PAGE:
"Notes on Tony" He took notes wherever he went. He filled 5-subject notebooks of them. Well-informed, he could converse on anything! From World History to new ideas for the Connecticut Mastery Test! New London School Superintendent Christopher Clouet said he never missed a meeting while he served on the Board of Ed. He had his hand in everything; he went everywhere. His office looked like a garage sale. He always believed in what was best for the children. Very well-spoken -- she could be a teacher -- his daughter Mamie said he was interested in everything. He adoped the pet hobby of growing orchids. One day, he arrived home with the potted plants and a container which stank to high heaven -- "fish emulsion" -- but "it was what the plants needed." A fellow teacher from New London spoke of Tony as her best friend. They used to get up early in December, call each other. Watch the North Star as it traversed the sky at 4 a.m. She called him from California once -- when there was an earthquake in Connecticut -- he barely missed it -- because he refused to get up at 4 a.m. on that morning -- to watch the North Star! For the past week or so, I have felt "called" to do my weekly grocery shopping at Stop & Shop in Waterford. Instead of Groton for the past couple of years or East Lyme, more recently. I thought it was because S&S-W is where I met Paula and where we worked together -- I as a cashier -- she as a bagger --from Fall 2000 to Spring 2001 -- evenings to supplement my income as a classroom aide in East Lyme. To see the people still there who knew her. (Besides, I don't care what the neighbors think anymore!!) But it was "B" who I saw first at Tony's Memorial Service on Saturday morning. Someone whom I worked with at S&S-W and knew well. "Who was he? uncle?" "He was my father." (Told you this was a small town! ain't so bad -- sometimes.) Tony believed that when you gave a book to someone as a gift, "B" said, you should write something in it to the one receiving it. Then, when someone else borrowed it, they could share in the reason for the giving. He once wrote in "B's" book: It doesn't matter what you do. Helping other people is what makes you happy. A photographic memory, "B" introduced me to her mother as, "Denise, my best friend," after the service. Once, at work, I told off a young cashier who was bossing "B" around. "Faster! Faster! Hurry up! Move it!" My words to this cashier came out like gunfire! "I am not," the young cashier said. "Well, ya are!" I said. She was much nicer to "B" after that. Notes on "B" "We're all boxed in!" while delineating a box in the air with her finger. "Total craziness." "It ain't gettin' no better!" For years after I quit working there (twice), I would utter these three phrases upon sight. She always wore a nice dress with heels, white pumps to work. "Oh, 'B'!" I cried at the end of the memorial service, at the funeral home, absent of the pompousity of The Church. (Indeed, Tony was spiritual, not religious.) "I feel so bad. I lost Paula. It's going to be all right! The first year is hard." I gave her another hug. I then told his wife that I once visited them in their home while an intern with the UNH Masters in Education program, 1995-96. She seemed to remember! "He's out there!" I said. "He's watching over you." she said. (Indeed, as I rewrite this last, at my dining room table at 10 p.m.; I glimpse a sudden shadow -- quicksilver!) (Oh, Denise. You work too hard.) --That's Paula. What a team they will be! On the way out, I promised "B" I would see her when I shopped at S&S in W. On a regular basis. As I sat during the service, I could see her eyes on me from where she sat on the couch with her family. Gathering strength, I hope. Just by my presence. On my way out the door, I grabbed two blue rocks, which the family said represents Tony, "Dr. B," "the doc," a rock to all who know him. "We're all boxed in!" "It ain't gettin' no better!" Denise Hickey Impelliteri Funeral Home Montauk Avenue New London, CT Saturday, April 25, 2009 (New Moon) On the way out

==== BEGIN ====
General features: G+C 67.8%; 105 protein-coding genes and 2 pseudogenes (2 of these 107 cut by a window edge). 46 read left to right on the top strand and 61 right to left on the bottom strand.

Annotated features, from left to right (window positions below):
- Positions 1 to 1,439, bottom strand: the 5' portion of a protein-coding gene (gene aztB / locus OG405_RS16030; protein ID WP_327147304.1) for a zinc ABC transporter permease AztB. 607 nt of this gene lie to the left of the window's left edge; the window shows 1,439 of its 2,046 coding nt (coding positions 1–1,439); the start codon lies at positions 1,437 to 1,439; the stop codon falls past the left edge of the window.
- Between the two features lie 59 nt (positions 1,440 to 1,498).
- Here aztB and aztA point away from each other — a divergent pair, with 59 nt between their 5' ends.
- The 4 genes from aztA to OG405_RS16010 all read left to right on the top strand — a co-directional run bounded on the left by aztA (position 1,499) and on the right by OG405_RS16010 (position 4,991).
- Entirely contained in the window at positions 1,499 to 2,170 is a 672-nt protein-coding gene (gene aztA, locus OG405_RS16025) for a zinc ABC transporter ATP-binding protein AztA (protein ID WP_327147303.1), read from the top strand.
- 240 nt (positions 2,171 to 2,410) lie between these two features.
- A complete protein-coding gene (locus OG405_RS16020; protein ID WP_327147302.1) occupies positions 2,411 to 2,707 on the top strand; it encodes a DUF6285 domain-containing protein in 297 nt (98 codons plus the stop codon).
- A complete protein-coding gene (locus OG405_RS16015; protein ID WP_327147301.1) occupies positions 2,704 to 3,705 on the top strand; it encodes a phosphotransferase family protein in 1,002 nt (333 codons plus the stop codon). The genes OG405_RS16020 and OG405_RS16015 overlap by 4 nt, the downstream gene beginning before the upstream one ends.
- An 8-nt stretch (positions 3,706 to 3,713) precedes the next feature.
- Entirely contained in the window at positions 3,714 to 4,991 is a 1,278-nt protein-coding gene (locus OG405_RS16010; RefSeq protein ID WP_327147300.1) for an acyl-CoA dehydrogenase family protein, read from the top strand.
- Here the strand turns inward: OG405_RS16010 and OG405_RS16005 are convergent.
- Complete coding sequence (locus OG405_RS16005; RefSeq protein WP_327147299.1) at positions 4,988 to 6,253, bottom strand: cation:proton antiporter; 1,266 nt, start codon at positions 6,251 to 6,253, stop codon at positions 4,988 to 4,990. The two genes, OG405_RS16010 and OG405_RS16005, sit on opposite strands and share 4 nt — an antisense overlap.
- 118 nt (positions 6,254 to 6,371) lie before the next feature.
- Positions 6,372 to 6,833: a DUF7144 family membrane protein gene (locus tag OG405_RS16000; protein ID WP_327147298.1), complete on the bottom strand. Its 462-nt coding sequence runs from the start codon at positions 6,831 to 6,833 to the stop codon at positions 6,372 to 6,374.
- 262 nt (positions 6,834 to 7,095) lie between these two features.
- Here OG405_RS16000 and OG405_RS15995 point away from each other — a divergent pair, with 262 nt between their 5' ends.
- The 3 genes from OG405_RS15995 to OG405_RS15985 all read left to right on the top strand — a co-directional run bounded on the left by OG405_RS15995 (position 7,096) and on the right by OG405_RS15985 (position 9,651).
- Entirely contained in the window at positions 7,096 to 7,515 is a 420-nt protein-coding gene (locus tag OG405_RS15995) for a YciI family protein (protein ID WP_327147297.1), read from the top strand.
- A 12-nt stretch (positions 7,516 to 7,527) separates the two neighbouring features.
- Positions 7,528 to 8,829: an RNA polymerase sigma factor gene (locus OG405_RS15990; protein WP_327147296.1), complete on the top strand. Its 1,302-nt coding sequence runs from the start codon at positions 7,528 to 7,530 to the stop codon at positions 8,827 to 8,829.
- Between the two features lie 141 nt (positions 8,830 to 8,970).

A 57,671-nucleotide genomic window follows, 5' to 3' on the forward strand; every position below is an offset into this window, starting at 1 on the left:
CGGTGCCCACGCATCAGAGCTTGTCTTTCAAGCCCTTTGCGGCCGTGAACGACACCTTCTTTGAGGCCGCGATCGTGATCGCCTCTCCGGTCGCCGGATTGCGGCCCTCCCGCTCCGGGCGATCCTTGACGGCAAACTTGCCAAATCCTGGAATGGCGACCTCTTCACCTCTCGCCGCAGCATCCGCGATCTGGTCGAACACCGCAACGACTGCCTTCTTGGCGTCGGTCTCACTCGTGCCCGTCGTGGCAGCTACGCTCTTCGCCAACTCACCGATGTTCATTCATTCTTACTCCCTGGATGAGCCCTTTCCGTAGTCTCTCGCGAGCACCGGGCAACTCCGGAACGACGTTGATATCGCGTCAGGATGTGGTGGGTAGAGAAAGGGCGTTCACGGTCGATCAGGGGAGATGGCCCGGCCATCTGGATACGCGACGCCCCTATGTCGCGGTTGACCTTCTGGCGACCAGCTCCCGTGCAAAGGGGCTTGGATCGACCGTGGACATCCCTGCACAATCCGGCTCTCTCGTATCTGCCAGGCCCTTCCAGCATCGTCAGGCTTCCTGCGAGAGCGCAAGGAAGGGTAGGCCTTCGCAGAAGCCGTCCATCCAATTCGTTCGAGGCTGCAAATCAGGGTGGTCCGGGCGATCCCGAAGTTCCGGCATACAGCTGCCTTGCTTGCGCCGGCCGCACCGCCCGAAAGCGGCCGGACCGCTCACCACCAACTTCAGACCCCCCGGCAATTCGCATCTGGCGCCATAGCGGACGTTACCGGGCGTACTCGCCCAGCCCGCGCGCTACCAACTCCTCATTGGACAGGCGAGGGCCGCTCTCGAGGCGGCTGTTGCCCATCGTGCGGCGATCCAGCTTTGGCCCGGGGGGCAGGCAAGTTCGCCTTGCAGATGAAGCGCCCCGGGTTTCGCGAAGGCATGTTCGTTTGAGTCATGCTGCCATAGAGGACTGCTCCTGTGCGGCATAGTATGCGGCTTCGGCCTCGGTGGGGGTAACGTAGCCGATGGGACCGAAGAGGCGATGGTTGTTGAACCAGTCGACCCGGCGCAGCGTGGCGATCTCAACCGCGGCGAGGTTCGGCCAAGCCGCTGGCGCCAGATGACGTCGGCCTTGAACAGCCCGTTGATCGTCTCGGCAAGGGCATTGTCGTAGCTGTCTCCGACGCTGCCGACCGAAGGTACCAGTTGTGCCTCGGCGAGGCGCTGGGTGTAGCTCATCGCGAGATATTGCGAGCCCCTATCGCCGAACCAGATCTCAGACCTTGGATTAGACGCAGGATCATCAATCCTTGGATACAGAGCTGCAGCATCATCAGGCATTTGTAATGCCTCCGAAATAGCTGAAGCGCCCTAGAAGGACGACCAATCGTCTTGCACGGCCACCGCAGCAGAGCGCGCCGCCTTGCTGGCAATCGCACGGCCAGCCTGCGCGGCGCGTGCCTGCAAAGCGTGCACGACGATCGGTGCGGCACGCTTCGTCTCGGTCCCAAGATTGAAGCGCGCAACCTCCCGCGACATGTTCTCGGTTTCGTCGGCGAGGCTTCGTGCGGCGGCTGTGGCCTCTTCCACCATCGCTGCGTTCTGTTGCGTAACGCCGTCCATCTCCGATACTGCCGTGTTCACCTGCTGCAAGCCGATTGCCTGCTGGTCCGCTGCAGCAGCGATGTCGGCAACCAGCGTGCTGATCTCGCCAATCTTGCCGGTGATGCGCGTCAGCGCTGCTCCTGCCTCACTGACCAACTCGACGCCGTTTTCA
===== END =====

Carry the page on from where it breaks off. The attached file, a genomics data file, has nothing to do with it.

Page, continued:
"The Soloist"

THE SOLOIST Sat April 25 09 4:00pm 1 Nianti PG13 38 1 Ad Mat $5.00
The Soloist, the friendship between two men.
Steve Lopez, Staff Writer, LA Times
and
Nathaniel Anthony Ayers,
Street Cellist.
Based on a true story.
When he was indoors, he heard voices -- had to drop out of Juilliard in his second year.
Voices -- "everyone hears your thoughts."
Indoors, TV screens, distractions, cognitive dissonances, the voices of those who occupied the space before him, the people around him.
A woman on Skid Row said the voices comforted her. When they put her on lithium, the voices went away. She had no one to comfort her.
His friend found him a room.
"I don't want to die in here -- locked off from life."
He preferred the sounds of the city, the tunnels, the streets.
"I don't belong here. I'm never coming back. You want to put me away."
They've been diagnosed with everything from A to Z. The last thing they need is one more person telling them they need medication.
"You can't fix L.A."
A bust of Beethoven for a gift.
The simple act of being someone's friend can alter their brain chemistry. Improve their functioning in society.
I can't believe you would still want to be friends with me after all of those things I said.
"Friends piss each other off."
Why don't YOU step out from that lens, my friend? And apologize for all the lies that YOU'VE been living in?